For Kirby Bryant, the latest lockdown feels different from the first. For most of the 16 years she has run Cambridge Wine Royston, in Hertfordshire, Bryant saw e-commerce as directly conflicting with being local. But at the start of the Covid pandemic, she added a simple price list to the shop’s social media pages and invited orders by phone. She was promptly inundated “to the point where we had to unplug the connection”.
Since then, Bryant and her team have not only developed a simple website but have invested in connecting with customers via social media, email and phone, alongside other forms of remote interaction such as virtual tasting events. “The pandemic dragged us into the 21st century,” she says.
From local businesses such as Bryant’s all the way to corporate giants, the pandemic is creating a digital-first world in which the majority of customer interactions are occurring away from physical spaces. As screen time sharply rises and in-store visits fall, customer behaviour is rapidly changing – and customer service teams have had to flex and embrace new ways of working, often under greater pressure than ever before.
The latest annual Customer Experience Trends report from the customer service software company Zendesk found that the number of weekly support requests from customers has increased by 20% since the start of the pandemic. The report, compiled using insights from 90,000 companies across 175 countries, says that customers want quick and easy online transactions (65%) but they also want businesses to show they care. In all, 49% say they want agents to be empathetic, and one bad experience is enough for 50% of customers to switch to a competitor. All this at a time when teams themselves are working remotely and, in many cases, integrating new technology or processes to meet their customers’ needs.
“[Customer expectations] are more demanding than in the past, most definitely,” says Steven Van Belleghem, a customer experience and marketing expert, and author of The Offer You Can’t Refuse. “Digital convenience has become the norm. If you have it, people think it’s the most natural thing in the world. If you don’t have it, you’re in deep trouble. The better you understand the emotional needs of the human behind the customer, the better you can create services that help them. This is not about transactional optimisation – it’s about emotional optimisation.”
Jo Causon, chief executive of the Institute of Customer Service, agrees. The institute’s most recent UK customer satisfaction index suggests that satisfaction has remained flat over the past year, with some organisations and industries faring better than others. “Having well-trained customer service operatives who have high emotional intelligence is really important,” she says, adding that, at these times, customers are looking for reassurance. “Where organisations have offered advice, guidance and support, something more akin to servicing rather than selling, they’ve done well.”
In Plymouth, the customer service team at the online builders’ merchant CmoStores.com has really taken that to heart. Demand has rocketed during the pandemic, particularly among DIY-ers who will often need advice before making a purchase. The company has almost doubled the size of its customer service team (from 30 to 55), redesigned the phone system’s interactive voice response to help connect customers to the right specialist more quickly, upgraded the live chat options on its website, and allocated agents to work exclusively on email and chat enquiries. It also introduced a new AI product recommender, which has made it easier for customers to find the right items for their projects.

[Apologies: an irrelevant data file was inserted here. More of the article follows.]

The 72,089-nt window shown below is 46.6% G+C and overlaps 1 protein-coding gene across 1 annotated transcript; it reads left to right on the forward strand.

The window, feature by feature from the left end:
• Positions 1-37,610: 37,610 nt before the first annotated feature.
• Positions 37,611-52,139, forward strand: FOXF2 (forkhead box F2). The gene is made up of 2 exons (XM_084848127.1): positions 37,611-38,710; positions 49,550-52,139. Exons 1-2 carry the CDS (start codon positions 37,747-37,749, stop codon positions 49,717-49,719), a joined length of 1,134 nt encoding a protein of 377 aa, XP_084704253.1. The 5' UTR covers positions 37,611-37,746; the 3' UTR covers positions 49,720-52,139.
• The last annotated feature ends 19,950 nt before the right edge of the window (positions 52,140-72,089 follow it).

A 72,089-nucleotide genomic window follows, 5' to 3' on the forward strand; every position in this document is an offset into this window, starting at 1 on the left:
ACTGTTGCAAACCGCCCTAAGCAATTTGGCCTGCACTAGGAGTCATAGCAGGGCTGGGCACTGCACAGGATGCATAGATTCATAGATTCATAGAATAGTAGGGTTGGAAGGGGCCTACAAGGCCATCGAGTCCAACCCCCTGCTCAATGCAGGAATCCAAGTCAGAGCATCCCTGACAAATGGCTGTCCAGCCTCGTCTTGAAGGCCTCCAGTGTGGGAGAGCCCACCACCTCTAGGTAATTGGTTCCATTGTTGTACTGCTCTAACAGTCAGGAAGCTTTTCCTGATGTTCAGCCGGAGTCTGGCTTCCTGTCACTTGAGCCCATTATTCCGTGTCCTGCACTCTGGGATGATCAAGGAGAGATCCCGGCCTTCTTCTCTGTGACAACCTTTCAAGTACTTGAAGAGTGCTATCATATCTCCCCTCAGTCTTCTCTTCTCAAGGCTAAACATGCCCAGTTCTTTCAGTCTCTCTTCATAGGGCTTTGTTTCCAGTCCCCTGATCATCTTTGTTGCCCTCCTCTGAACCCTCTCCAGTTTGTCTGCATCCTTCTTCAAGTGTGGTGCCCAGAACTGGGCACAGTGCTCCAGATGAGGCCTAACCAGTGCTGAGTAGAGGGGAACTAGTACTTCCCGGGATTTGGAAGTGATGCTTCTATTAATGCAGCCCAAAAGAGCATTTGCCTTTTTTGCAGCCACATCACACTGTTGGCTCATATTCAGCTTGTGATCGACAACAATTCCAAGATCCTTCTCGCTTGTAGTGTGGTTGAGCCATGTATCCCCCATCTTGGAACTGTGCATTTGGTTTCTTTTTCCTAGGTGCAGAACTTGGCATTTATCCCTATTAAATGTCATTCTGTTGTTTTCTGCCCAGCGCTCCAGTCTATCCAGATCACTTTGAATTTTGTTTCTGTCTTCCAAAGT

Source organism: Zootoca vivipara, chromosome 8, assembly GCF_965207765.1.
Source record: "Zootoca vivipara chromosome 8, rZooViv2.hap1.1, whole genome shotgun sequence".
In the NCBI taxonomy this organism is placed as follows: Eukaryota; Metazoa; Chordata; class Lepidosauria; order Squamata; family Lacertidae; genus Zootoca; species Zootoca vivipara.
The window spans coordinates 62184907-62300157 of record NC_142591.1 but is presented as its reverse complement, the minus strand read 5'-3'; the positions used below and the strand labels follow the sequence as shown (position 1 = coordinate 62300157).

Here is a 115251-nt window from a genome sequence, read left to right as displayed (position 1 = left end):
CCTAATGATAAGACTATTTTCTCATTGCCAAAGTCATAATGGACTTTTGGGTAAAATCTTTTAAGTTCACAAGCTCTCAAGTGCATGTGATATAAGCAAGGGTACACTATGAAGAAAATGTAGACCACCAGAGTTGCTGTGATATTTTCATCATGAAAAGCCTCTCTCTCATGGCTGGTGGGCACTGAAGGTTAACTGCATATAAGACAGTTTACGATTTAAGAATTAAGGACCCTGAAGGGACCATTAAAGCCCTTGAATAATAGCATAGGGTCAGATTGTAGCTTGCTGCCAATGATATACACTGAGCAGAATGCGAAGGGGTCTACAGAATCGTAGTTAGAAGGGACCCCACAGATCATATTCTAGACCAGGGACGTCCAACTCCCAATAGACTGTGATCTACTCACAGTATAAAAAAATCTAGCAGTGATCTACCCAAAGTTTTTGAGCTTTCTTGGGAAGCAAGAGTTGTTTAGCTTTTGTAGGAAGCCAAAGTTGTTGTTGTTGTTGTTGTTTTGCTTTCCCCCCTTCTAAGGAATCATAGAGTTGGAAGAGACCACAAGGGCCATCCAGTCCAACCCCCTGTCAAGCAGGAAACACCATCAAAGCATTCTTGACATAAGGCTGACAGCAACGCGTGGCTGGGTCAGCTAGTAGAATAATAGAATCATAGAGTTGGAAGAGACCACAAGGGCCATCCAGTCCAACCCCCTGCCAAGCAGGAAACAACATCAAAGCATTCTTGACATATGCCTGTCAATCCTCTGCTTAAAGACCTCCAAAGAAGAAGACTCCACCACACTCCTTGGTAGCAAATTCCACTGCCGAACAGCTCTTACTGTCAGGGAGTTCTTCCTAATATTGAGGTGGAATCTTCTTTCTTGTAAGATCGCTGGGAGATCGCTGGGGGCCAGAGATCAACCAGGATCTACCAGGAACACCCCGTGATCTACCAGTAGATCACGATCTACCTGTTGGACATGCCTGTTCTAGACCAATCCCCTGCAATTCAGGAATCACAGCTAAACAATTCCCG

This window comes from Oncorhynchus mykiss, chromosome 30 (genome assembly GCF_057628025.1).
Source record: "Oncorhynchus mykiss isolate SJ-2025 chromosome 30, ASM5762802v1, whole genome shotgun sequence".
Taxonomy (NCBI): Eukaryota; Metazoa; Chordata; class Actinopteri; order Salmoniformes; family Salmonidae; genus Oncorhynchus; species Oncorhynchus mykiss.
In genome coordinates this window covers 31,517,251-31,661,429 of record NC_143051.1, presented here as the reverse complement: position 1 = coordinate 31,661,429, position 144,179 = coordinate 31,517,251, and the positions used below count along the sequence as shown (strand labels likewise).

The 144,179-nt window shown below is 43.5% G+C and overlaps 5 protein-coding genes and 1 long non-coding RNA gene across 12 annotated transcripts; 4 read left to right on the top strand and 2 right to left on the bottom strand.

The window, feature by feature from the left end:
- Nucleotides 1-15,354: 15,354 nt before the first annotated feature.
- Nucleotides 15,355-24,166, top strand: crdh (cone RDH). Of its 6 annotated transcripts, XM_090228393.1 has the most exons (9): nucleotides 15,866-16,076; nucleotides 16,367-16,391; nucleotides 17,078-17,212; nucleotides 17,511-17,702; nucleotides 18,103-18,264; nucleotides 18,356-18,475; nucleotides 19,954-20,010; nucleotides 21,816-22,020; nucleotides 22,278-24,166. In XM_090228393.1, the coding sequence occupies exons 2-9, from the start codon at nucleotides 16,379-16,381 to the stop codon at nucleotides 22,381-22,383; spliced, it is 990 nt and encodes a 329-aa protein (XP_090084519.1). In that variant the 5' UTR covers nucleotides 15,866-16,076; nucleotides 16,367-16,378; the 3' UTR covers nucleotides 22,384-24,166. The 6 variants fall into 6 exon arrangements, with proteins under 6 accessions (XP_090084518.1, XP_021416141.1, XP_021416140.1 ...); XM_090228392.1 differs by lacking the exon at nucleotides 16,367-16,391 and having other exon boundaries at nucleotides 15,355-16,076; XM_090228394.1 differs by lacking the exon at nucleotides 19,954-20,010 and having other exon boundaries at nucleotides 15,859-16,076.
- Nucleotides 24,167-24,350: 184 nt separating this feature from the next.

“What we’ve been trying to do is respond much better to the customers’ needs and take frustration out of the equation,” says managing director Sue Packer. “It’s a much calmer business now than it was during the first lockdown. We don’t expect people to fight through 75,000 products to work out what’s right for them. Compared to last year, we’ve moved on hugely from ‘how can we get hold of that product for you?’ to ‘how can we help?’ in a much more rounded fashion.”
How Novel, the online literary brand, doesn’t offer customer service help over the phone, but having the right technology in place – particularly a live chatbot on the website – has enabled the team of seven to scale up their support capacity significantly.
“We’ve not had to take on any temporary customer service staff during Christmas, even though we tripled support requests,” says Ben Johns, managing director of the Manchester-based company, which offers everything from mystery books to subscriptions and reading gifts. “A lot of the requests are dealt with before they even get to a person. It’s made us a lot more efficient as a team. Initially our support workflow was something that came in via email, it got forwarded to somebody to deal with, was sent via Slack, or shouted across the office. We’re now spending much less time on customer support but still providing that personal service, even as we grow.”
The pandemic has undoubtedly accelerated digital adoption, and highlighted the importance of flexibility across all aspects of a business. But whether an organisation’s service team is connecting with customers using automation, messaging or the phone, Causon says it’s important to understand and acknowledge the challenges they’re facing.
“Knowing and caring about your customer is really important. Be transparent, honest, and curious about how you can help. How you make me feel as a customer will be what I remember. It’s a great time for organisations to really differentiate on their service experience, whether that’s online or offline.”
The world has changed – and your customers’ experience needs to change with it. To navigate this challenging landscape and champion good customer service, visit Zendesk.